For the folks who live in cities with an abumdance of Persians stores, it is a very easy task to purchase a Persian Rice Cooker.  All you have to do is simply go a Persian store and buy one.  For Wendy this is a bit more of a challenge, she lives in Oklahoma. I guess not enough of my people live there to have many stores. I did an online search and I found the following info. The first two are from Mage’s website and the third I found in a Yahoo thread:

Zorba’s
4621 N. May
Oklahoma City, OK 73112
(405) 947-7788

Travel by Taste Market & Restaurant
4818 N. McArthur
Warr Acres, OK 73122
(405) 787-2969

Abadan Gyros
7300 NW 10th
OKC

I don’t know in which city in OK you live Wendy, but here are some options. Generally, Persian stores all carry Persian Rice Cookers.

If the above stores are not close to you, then your next option is to order online. Here is what I found:

Click here for Google Shopping results

Click here for Sadaf’s website

I hope this helps. Let me know what you end up doing!

Cheers,

The Chef 🙂

Update

I just realized that I forgot to address one of the things that Wendy brough up: brand of Rice Cookers. Unfortunately, I don’t know the answer to this one either! I am on a roll here. As I mentioned I have a Royal Cook and I am very happy with it.

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I love sign-in and seeing that people have left comments.  I love the fact that I have created two posts based on what a couple of people have asked in the comments. Well here is a third one! You asked and you shall receive my dear readers.

In a recent comment Wendy said:

I’d love to hear your thoughts about making perfect tahdig on an electric stove. I’ve made it about 10 times and still haven’t managed to get it just right. Guess I should break down and buy a rice cooker.

Truth be told I know nothing about electric stoves.  Fortunately for me every place that I have ever lived has had a gas stove, which frankly to me are simply the best for cooking.  I am mildly snobbish when it comes to stoves because there is something about seeing the flame under the stuff that you are cooking that cannot be experienced through an electric stove. I believe that when you cook with a gas stove you can better control the temperature at which you cook.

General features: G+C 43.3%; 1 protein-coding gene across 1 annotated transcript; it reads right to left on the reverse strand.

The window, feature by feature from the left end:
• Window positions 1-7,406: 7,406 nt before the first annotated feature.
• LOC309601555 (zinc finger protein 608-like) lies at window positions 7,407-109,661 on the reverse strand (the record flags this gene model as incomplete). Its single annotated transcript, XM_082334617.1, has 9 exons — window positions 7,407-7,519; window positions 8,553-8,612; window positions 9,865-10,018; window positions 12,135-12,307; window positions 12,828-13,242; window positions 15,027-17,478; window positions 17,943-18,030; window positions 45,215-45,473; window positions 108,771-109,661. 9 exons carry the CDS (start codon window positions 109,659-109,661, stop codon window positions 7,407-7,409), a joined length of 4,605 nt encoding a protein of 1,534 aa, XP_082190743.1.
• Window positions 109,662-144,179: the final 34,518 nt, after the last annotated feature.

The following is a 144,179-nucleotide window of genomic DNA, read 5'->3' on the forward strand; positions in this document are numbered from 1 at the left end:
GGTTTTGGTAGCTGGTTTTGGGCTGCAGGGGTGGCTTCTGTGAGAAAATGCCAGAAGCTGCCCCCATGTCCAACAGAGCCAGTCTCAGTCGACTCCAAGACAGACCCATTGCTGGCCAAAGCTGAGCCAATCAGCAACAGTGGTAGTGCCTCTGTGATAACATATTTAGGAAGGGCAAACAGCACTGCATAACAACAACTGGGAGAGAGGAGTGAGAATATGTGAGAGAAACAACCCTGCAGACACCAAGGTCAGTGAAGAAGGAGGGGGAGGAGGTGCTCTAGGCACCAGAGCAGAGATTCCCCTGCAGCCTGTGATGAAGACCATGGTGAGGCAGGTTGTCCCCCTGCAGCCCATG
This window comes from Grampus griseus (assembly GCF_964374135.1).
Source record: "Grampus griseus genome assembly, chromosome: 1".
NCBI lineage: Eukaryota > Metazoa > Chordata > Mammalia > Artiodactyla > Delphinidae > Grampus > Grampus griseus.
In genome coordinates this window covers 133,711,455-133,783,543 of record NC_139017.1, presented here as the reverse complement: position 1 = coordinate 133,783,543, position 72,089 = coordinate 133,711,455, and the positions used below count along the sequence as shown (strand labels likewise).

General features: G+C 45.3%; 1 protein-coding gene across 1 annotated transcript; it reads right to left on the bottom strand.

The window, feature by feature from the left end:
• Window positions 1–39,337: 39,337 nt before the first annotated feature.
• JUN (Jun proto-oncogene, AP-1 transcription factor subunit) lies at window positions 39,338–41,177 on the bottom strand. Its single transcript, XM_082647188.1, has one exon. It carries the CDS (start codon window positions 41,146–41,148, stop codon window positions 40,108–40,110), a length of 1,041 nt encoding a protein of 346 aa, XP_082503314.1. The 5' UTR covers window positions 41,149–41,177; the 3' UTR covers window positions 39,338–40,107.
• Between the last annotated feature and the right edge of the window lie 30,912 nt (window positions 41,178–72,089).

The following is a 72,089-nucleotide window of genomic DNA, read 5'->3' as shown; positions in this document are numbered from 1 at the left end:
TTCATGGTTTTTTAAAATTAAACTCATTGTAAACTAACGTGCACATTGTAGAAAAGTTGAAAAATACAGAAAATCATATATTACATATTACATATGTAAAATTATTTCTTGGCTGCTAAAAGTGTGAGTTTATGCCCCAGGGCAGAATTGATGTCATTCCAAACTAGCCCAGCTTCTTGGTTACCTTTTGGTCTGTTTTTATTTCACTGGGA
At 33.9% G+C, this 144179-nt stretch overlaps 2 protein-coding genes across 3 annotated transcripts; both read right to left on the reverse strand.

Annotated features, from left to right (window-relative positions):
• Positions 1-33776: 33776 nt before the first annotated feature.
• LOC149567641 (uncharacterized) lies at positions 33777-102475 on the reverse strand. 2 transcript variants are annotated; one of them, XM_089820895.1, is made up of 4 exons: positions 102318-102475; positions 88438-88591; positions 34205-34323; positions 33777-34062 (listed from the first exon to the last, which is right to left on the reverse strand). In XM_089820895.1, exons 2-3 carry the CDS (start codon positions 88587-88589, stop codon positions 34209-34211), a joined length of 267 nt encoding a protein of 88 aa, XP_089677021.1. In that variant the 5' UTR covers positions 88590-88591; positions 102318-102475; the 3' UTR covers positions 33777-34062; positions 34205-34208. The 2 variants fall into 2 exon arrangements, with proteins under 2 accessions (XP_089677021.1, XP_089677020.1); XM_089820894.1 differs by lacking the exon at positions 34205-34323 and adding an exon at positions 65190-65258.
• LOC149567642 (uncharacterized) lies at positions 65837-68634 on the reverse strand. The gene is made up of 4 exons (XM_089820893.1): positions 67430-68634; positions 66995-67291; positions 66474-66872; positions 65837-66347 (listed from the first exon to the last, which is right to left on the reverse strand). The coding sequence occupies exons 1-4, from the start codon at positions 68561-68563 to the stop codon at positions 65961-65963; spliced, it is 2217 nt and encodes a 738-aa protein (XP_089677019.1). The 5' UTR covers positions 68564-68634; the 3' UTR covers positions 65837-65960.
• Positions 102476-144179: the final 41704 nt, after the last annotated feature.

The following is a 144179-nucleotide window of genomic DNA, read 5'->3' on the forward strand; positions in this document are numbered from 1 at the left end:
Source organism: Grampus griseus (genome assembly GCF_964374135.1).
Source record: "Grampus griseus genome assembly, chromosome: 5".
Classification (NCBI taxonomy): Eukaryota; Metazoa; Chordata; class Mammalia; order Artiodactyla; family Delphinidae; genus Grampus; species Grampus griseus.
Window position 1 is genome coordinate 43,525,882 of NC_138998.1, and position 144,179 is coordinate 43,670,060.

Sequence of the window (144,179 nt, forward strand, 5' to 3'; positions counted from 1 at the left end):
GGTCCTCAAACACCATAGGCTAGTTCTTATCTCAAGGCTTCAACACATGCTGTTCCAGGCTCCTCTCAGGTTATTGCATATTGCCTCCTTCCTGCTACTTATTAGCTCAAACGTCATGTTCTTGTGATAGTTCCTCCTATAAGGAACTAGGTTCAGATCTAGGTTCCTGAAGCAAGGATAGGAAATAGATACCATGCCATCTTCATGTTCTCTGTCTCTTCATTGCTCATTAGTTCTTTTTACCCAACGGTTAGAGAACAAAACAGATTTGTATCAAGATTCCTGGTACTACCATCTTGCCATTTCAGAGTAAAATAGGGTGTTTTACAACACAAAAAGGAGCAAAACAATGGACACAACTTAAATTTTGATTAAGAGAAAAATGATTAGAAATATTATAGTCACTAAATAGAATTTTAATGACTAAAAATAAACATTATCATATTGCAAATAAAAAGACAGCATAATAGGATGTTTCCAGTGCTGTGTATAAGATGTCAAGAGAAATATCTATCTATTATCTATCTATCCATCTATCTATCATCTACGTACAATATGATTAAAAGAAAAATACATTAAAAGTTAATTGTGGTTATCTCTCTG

I have seen many people make Persian rice on electric stove before and clearly it can be done.  One thing that I have noticed that people who have an electric stove do is place a layer of aluminum foil at the bottom of the pan, then place the rice on top of it and proceed to cook the rice regularly.  Beyond this information I don’t know much.

On  the matters of owning a rice cooker, I am all for it. I have one and I LOVE it. Some people don’t like the way rice comes out of a rice cooker because they say that it is not as fluffy as it is when you steam it. I do agree with this, but at the same time making rice in a rice cooker is essentially fool proof as long as you become familiar with your rice cooker and get the rice and water ratio correct.

I know this out of experience as it took me a few tries until I figured out that the perfect ratio for my rice cooker is one to one.  Besides this, the other cool thing about a rice cooker is the fact that you simply throw everything in there and in about one hour you have yourself some with a fabulous looking tahdig.

With all of this said, I would love to hear the opinion of those who have an electric stove and make Persian rice.  How does your rice come out? Talk to me pleeeeaaase!